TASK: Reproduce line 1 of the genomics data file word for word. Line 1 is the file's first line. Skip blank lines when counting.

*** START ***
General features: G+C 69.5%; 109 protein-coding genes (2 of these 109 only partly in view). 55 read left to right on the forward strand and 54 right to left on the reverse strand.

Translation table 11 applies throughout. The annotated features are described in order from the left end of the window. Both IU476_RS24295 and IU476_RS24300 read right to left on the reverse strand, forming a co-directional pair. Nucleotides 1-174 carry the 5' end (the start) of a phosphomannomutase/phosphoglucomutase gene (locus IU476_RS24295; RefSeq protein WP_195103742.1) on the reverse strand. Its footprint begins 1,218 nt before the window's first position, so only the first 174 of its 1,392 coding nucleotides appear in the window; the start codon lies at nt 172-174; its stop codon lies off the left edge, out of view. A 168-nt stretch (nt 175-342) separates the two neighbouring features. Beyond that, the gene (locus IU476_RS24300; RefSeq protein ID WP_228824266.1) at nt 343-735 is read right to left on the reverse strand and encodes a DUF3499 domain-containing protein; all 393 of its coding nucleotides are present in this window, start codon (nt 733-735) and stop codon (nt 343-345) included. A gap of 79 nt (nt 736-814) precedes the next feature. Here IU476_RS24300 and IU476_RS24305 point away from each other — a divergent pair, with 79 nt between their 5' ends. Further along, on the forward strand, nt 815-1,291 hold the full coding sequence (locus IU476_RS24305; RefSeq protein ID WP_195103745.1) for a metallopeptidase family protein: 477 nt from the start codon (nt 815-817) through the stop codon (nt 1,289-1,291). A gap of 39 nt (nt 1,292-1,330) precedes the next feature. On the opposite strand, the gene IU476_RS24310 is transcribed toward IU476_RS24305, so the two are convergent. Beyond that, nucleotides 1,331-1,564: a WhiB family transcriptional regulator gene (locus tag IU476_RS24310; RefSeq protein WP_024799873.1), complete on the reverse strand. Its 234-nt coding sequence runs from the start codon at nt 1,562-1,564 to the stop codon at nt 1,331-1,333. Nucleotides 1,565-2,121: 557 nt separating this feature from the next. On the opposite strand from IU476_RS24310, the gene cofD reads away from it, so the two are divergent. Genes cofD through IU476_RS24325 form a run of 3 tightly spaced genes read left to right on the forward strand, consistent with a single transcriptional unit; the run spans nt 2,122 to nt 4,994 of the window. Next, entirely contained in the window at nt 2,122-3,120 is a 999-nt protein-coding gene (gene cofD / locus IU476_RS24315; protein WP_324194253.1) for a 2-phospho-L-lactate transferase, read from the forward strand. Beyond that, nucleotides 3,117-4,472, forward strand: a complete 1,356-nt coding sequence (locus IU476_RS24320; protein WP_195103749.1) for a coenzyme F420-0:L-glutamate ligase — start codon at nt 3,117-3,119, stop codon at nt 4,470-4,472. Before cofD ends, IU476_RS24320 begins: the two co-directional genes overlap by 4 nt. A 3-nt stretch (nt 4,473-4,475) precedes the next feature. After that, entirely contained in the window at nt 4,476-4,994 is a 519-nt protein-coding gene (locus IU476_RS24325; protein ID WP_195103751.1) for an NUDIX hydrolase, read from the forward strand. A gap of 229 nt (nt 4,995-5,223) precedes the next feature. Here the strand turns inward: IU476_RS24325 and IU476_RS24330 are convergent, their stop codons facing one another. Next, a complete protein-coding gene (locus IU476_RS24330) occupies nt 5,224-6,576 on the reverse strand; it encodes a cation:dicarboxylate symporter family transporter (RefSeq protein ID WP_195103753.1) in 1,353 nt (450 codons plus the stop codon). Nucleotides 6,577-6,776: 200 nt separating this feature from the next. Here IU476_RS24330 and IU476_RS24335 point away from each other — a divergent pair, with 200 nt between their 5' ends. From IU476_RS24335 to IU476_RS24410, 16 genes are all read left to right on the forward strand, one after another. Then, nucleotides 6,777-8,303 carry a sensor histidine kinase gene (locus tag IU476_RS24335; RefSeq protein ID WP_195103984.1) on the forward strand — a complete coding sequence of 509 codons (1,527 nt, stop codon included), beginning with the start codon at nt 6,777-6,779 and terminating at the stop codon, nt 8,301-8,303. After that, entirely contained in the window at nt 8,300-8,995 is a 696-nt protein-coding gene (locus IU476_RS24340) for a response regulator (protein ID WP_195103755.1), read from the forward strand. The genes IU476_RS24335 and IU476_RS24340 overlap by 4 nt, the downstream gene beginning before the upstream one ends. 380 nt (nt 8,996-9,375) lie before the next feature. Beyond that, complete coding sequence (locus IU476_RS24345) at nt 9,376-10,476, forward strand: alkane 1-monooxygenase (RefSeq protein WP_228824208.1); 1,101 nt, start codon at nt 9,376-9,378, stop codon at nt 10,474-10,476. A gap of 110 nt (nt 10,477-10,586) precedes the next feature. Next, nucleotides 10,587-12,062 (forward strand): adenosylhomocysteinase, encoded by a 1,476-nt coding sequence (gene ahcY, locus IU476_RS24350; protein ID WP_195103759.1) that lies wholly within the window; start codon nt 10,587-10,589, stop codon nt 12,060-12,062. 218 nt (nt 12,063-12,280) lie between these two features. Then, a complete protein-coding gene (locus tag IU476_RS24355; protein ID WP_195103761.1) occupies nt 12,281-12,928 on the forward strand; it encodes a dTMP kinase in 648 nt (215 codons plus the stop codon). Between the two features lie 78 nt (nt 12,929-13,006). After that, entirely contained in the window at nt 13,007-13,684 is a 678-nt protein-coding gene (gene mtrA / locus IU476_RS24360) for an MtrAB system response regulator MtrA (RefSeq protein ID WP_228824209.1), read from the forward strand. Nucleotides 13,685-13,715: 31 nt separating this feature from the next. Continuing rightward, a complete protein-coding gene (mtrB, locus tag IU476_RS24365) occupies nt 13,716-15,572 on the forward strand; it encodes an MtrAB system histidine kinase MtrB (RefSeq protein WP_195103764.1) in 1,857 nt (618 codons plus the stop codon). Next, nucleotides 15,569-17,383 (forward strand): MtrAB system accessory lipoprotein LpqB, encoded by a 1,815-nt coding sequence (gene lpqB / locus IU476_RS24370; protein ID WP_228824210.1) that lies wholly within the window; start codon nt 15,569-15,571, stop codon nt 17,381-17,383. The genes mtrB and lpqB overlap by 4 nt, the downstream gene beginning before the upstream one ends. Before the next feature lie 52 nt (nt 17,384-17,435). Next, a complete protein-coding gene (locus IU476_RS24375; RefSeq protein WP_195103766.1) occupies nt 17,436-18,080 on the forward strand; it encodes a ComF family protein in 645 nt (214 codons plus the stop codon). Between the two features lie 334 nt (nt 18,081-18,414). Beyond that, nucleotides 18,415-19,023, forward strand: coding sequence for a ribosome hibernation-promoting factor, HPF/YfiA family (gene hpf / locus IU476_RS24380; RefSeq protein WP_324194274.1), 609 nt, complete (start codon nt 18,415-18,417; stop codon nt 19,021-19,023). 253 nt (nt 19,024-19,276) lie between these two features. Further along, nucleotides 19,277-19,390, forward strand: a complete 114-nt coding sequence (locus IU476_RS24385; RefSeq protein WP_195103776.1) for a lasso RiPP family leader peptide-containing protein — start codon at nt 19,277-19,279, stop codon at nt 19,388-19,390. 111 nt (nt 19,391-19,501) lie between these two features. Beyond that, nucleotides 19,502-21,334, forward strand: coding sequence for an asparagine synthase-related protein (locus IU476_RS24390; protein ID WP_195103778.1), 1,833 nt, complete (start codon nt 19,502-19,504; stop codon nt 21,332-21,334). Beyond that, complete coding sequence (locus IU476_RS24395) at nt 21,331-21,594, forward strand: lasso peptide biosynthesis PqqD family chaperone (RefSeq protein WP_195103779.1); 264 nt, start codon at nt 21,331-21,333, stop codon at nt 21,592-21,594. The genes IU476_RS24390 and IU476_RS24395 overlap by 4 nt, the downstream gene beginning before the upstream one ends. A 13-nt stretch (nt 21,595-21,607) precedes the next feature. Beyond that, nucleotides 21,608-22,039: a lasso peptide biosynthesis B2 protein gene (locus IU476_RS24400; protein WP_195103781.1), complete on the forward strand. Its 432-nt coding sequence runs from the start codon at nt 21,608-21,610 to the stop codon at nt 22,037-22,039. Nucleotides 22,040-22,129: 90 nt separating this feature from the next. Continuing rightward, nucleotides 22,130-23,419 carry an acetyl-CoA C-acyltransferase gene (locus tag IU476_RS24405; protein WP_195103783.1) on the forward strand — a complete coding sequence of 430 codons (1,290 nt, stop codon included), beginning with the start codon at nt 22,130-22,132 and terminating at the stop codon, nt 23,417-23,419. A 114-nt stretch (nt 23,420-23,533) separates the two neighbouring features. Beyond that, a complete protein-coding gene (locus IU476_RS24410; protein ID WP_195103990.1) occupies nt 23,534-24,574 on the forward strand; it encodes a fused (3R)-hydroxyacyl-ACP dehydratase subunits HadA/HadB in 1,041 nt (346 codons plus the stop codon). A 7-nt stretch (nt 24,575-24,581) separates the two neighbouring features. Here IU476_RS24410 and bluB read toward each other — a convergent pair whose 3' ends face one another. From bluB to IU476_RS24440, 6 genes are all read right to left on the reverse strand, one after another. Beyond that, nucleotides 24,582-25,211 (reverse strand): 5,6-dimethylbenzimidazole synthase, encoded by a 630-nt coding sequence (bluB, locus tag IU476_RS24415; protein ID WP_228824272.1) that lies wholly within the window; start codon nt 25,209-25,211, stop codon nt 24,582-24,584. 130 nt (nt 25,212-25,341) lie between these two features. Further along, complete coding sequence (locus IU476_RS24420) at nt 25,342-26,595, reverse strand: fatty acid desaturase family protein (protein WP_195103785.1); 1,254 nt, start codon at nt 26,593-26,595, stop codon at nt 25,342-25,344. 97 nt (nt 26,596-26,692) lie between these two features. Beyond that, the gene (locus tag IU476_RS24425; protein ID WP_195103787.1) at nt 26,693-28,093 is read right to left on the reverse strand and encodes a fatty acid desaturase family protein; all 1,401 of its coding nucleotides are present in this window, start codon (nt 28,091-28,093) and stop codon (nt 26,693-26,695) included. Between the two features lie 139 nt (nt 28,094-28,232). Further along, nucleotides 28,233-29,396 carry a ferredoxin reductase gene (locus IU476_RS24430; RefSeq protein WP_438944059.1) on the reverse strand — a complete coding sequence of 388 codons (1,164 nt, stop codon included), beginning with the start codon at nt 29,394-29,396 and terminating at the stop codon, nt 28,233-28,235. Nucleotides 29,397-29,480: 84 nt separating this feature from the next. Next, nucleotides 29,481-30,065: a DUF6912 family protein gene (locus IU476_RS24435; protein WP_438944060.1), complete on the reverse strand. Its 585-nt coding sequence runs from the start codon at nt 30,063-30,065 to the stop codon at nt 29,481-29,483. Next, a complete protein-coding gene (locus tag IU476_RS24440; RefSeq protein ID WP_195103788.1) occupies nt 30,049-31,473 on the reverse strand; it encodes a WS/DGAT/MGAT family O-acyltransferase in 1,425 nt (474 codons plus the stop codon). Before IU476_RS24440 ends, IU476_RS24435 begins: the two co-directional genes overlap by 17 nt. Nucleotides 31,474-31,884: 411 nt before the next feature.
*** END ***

General features: G+C 69.5%; 109 protein-coding genes (2 of these 109 only partly in view). 55 read left to right on the forward strand and 54 right to left on the reverse strand.